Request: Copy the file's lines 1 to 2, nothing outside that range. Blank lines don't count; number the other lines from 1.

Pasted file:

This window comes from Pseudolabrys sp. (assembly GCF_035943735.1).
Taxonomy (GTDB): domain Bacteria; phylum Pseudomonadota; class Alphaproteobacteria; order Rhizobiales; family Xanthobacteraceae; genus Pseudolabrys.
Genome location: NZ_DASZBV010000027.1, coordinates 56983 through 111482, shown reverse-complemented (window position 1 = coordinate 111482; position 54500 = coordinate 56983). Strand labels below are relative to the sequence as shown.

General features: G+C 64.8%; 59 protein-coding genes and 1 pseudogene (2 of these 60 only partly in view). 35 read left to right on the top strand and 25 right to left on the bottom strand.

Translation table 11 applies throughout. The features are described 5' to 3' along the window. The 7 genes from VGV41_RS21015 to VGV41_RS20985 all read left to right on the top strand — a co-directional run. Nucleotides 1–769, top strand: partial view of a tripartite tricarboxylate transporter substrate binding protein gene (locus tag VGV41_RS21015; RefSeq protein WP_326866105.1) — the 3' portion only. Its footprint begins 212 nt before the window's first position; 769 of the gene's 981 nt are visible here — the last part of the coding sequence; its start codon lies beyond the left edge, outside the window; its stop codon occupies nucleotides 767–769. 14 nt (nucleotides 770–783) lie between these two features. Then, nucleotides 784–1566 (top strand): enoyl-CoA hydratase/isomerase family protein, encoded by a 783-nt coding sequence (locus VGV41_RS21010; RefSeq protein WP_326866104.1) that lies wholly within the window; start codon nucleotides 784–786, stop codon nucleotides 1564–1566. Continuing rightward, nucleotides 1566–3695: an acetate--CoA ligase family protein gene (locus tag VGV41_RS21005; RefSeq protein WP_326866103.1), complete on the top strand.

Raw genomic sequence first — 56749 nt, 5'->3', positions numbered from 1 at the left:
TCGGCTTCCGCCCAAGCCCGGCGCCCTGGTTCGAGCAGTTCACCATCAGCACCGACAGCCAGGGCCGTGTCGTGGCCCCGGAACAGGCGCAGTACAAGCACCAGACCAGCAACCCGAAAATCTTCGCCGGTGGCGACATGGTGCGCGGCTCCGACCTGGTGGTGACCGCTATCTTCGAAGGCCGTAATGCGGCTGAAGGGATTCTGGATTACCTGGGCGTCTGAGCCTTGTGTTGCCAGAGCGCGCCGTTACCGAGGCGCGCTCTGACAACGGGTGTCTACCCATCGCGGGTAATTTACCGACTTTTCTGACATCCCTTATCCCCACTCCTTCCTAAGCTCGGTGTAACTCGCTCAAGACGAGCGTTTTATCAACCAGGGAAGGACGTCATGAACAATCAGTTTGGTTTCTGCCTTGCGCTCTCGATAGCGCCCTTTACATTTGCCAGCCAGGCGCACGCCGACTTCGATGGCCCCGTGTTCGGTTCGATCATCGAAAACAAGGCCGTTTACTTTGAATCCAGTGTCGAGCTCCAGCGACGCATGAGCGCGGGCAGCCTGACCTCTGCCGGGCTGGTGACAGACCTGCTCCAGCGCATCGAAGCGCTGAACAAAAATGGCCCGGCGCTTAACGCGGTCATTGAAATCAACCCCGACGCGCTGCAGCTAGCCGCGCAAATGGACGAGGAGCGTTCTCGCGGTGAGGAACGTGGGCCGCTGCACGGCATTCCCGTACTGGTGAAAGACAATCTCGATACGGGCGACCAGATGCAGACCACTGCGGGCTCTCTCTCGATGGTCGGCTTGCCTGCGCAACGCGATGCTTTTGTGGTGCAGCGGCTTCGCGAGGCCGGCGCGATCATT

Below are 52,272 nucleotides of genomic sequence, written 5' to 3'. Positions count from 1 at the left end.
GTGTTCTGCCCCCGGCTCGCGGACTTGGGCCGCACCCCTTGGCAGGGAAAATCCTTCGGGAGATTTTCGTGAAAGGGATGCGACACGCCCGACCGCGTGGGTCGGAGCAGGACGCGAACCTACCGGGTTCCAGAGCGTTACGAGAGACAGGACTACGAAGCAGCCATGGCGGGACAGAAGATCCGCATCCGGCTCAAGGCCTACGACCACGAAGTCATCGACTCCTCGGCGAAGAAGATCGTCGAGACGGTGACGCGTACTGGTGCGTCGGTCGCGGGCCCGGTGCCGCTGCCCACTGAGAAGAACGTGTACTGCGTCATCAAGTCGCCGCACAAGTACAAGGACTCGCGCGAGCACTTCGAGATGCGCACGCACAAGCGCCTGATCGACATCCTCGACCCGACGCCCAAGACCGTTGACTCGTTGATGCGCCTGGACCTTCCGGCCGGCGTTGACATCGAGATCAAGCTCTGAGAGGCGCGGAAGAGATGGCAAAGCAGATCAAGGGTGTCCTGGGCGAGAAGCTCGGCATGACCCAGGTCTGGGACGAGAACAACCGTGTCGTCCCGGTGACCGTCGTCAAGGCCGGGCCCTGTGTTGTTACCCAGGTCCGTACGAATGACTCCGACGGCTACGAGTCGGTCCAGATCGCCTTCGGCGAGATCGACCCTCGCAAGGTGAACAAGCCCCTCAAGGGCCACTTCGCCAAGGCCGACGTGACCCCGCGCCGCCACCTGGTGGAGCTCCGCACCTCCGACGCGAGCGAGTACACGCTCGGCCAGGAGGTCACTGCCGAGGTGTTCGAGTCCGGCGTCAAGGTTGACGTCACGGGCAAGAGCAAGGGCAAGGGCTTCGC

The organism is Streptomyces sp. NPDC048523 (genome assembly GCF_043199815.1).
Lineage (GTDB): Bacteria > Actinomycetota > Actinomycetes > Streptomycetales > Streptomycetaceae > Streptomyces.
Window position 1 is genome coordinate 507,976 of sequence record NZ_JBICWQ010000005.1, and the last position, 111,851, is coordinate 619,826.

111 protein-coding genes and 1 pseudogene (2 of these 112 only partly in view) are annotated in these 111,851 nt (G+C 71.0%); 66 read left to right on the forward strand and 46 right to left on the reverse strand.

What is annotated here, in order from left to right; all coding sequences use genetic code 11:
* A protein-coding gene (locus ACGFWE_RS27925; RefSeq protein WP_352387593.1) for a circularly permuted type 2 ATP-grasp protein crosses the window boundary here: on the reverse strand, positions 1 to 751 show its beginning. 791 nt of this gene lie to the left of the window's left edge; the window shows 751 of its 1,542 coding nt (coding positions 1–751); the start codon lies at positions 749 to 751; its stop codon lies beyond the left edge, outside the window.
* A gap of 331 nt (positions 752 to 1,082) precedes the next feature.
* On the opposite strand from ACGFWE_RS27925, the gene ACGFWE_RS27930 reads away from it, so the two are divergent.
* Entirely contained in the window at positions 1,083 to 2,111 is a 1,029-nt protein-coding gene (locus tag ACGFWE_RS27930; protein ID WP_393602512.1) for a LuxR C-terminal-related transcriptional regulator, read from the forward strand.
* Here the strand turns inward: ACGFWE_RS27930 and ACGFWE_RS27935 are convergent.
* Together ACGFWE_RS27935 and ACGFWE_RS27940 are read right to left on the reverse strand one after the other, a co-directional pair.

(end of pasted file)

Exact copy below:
This window comes from Pseudolabrys sp. (assembly GCF_035943735.1).
Taxonomy (GTDB): domain Bacteria; phylum Pseudomonadota; class Alphaproteobacteria; order Rhizobiales; family Xanthobacteraceae; genus Pseudolabrys.